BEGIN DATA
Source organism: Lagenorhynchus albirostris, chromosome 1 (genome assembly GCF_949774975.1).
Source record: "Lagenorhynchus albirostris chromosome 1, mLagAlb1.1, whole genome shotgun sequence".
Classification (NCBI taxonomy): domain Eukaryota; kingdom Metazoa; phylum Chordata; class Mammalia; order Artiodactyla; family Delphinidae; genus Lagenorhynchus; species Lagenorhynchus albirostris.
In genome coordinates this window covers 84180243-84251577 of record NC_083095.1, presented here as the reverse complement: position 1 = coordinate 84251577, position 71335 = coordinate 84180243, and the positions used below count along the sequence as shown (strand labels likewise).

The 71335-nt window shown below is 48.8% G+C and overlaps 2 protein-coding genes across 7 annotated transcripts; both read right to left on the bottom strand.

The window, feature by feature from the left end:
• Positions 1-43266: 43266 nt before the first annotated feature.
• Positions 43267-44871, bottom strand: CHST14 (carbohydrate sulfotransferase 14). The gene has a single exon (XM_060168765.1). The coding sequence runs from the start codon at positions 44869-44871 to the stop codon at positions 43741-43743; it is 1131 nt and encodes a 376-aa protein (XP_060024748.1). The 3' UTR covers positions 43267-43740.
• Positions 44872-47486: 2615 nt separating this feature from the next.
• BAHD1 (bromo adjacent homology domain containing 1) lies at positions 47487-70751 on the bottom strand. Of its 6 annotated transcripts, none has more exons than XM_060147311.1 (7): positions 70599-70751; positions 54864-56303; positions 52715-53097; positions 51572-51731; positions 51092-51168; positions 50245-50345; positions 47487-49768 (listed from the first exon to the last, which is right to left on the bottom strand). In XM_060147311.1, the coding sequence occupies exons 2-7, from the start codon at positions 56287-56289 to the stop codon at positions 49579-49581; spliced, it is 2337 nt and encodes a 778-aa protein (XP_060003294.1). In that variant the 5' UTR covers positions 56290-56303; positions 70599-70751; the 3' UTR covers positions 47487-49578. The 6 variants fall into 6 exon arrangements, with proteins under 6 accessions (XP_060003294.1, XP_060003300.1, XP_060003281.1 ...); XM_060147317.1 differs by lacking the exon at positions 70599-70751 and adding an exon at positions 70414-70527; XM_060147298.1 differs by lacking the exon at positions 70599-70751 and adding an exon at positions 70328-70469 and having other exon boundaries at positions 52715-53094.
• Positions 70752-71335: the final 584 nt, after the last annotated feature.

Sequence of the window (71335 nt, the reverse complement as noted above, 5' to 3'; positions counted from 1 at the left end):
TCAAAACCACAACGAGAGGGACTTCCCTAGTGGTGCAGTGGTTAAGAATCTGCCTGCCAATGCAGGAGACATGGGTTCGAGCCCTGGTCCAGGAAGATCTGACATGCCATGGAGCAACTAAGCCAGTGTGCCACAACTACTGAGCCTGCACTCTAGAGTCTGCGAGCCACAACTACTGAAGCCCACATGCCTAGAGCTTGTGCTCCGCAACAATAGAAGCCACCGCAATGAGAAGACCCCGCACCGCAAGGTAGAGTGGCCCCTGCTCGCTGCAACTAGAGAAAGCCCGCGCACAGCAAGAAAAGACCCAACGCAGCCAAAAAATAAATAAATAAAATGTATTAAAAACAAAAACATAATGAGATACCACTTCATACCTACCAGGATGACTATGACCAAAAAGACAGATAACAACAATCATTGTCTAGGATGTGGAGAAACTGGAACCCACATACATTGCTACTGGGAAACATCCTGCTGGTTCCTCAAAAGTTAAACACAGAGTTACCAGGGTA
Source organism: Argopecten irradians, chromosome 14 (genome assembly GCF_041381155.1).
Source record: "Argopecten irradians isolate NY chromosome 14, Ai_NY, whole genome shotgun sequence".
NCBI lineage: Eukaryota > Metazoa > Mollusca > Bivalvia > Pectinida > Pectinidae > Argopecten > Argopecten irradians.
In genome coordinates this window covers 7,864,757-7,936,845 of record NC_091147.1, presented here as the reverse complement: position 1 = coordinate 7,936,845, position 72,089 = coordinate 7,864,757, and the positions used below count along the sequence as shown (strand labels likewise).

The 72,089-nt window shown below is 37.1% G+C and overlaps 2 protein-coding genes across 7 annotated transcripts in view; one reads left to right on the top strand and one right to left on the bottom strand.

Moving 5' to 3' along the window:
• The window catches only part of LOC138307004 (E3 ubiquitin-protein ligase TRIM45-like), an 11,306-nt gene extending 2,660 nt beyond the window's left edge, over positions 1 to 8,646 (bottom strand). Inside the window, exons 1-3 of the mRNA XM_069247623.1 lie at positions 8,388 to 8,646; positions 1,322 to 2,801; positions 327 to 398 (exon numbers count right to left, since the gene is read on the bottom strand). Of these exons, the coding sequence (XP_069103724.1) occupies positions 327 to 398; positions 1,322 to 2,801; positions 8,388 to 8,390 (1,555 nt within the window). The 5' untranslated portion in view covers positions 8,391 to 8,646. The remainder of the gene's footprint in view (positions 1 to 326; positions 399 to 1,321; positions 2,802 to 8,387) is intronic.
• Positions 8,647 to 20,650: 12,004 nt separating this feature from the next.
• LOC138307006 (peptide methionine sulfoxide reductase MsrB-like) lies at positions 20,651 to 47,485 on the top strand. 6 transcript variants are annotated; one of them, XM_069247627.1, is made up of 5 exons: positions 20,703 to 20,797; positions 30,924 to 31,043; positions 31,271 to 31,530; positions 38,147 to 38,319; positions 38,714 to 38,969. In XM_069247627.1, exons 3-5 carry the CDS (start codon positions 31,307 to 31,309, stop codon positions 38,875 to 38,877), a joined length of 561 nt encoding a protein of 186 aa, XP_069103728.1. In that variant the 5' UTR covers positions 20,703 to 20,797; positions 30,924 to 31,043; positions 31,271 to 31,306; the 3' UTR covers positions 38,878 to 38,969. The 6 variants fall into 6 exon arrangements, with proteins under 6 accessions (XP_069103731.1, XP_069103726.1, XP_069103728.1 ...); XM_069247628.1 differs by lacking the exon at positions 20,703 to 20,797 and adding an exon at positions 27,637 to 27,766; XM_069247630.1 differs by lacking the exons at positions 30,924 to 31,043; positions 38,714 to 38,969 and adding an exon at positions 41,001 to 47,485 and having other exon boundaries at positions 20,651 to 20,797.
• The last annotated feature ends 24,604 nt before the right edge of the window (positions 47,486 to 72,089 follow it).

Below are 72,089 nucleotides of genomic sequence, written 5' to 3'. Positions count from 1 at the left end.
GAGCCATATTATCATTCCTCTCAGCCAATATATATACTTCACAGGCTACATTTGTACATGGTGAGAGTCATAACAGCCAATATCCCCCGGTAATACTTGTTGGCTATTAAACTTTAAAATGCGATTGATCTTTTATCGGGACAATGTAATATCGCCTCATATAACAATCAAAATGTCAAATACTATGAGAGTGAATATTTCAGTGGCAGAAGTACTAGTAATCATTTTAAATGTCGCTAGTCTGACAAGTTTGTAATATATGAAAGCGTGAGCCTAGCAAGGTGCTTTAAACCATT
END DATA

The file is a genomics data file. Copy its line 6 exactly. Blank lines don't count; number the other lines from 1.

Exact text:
The window, feature by feature from the left end: